Alex Keiper has emerged as one of Philadelphia’s most versatile and valuable performers in recent seasons, equally adept at drama and musical theater. Her bona fides alone suggest she is both capable and deserving of an Arden Cabaret Series solo set, but in a recent Broad Street Review What's New What's Next profile, she said she doesn’t feel ready to shepherd an entire evening. That Keiper has used her platform to curate an evening of song and stories from Philadelphia’s up-and-coming women and nonbinary artists suggests a strong dedication to the community that has nurtured her for the last decade.
Bringing it on
The selfless mission of Alex Keiper and the New Generation is evident from the start. Keiper initially appears alone, to deliver a pulse-pounding “Don’t Rain on My Parade” so strongly sung and intelligently phrased that local artistic directors should fight over who gets to mount a revival of Funny Girl featuring her. But before she can belt out the first chorus, she allows herself to be interrupted by Ruth and Estelle (Amanda Jill Robinson and Jenna Pinchbeck, respectively), “Philadelphia’s oldest yet newest comedy duo.” The star turn sufficiently interrupted, Keiper invites all the evening’s participants to crowd the Horan Studio Theatre’s small stage, where they turn the remaining verses of Bob Merrill and Jule Styne’s show-stopping solo into a rousing choral number.
Keiper tasks the dozen-plus performers, who range from current college students to semi-established local luminaries, with “saying something you have always wanted to say.” Each participant approaches their number with intelligence, although several standouts instantly emerge. Susanne Collins offers a go-for-broke “Heaven on Their Minds,” full of vocal pyrotechnics and simmering sexuality. Jessica M. Johnson, late of Quintessence’s Uncle Vanya, delivers a rousing rendition of “They Just Keep Moving the Line” (from the television series Smash), briefly sending the frustratingly chatty audience into stunned silence. In a short speech prefacing her number, Johnson speaks of the trepidation she felt moving back to Philadelphia; after a performance like this, her place in the city’s artistic community is assured.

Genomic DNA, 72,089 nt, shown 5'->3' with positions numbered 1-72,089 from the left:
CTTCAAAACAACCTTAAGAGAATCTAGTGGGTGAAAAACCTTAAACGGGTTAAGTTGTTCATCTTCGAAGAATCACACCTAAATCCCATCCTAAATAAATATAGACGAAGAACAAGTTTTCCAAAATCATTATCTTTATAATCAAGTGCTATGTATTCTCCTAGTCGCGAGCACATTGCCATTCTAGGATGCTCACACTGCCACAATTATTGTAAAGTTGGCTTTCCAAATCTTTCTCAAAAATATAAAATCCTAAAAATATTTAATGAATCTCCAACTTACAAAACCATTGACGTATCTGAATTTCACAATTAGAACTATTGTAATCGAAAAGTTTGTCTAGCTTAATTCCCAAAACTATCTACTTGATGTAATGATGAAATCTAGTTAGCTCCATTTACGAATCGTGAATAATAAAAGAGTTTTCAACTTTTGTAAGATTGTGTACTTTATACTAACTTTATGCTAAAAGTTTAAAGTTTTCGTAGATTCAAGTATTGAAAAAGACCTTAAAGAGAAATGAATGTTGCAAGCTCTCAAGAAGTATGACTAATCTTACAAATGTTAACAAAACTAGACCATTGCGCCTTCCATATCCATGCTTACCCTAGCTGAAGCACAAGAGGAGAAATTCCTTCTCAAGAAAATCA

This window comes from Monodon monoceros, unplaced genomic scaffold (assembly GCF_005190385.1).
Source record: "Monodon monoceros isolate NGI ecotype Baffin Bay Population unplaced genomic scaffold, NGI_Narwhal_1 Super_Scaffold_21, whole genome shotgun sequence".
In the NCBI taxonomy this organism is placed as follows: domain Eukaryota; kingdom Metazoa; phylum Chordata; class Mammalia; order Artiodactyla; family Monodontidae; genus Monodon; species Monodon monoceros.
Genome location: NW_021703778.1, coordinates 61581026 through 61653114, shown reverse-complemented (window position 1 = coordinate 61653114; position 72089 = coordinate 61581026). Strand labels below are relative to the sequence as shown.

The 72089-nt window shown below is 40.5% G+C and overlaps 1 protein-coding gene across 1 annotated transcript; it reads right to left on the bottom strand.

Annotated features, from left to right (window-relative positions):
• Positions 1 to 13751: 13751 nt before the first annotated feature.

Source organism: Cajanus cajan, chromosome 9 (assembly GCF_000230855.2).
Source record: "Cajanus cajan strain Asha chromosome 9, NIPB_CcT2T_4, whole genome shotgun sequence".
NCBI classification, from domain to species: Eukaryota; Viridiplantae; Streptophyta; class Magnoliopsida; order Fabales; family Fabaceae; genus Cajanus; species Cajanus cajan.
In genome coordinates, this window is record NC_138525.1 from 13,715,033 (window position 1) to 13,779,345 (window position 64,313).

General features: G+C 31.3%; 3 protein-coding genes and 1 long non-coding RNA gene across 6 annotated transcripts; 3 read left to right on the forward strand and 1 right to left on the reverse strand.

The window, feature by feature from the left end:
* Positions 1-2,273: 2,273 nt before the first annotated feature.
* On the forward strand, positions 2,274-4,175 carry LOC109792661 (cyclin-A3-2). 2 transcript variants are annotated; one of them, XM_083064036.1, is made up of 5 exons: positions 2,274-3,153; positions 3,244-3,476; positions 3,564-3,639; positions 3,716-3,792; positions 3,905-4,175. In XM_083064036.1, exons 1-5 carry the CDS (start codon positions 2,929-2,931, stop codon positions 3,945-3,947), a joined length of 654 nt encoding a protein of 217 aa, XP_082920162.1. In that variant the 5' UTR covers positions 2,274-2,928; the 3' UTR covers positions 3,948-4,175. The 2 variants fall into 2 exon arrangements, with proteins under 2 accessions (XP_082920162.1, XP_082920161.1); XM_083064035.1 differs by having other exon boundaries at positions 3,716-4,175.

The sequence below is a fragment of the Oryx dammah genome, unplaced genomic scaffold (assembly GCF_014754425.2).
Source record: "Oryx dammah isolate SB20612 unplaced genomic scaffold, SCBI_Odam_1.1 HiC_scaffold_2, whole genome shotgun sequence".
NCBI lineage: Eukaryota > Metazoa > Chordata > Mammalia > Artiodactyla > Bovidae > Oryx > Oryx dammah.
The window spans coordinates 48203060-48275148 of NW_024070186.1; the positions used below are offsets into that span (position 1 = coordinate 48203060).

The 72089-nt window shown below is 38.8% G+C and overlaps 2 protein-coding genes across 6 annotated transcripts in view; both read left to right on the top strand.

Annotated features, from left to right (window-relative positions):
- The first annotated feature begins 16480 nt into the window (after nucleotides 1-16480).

A star is born
The program’s unquestionable discovery is Maggie Johnson, who possesses a voice at once refreshingly pure of tone and full of character. But she is too interesting an artist to rest solely on her vocal estate. Johnson — who identifies as androgynous — caps her contributions here with a moving speech about how redefining her gender presentation affected her burgeoning career. She follows this with a meltingly lyrical interpretation of “Out There” from The Hunchback of Notre Dame that turns the syrupy Disney ballad into an anthem for being seen as you truly are. If this incredible artist doesn’t headline a musical within the next year, it’s probably time for the boards of our local theaters to discuss regime change.
The cabaret’s commitment to diversity, refreshingly, goes beyond lip service. Artists of color and gender-nonconforming artists are well represented; more important, they are never asked to shy away from presenting their truths. Alina John performs a haunting, self-written song about police brutality, mournfully accompanying herself on acoustic guitar. Pax Ressler, who identifies as genderqueer, sings a smoky “Someone to Watch Over Me” in classic cabaret style. Ressler and Bailey Roper, who is gender-nonconforming, also perform an intriguing movement piece set to one of Ressler’s own musical compositions. Freed from her Ruth drag, Robinson repurposes Jerry Herman’s “I Am What I Am” as a folk-tinged ballad of self-discovery.
Keiper intermittently returns to the microphone throughout the evening, but she never seems happier than when standing at the back of the auditorium, cheering on her fellow performers. “The next generation of artists is something we have to cultivate if we want our community to thrive,” she says. Her cabaret proves there’s plenty of talent coming up in Philadelphia.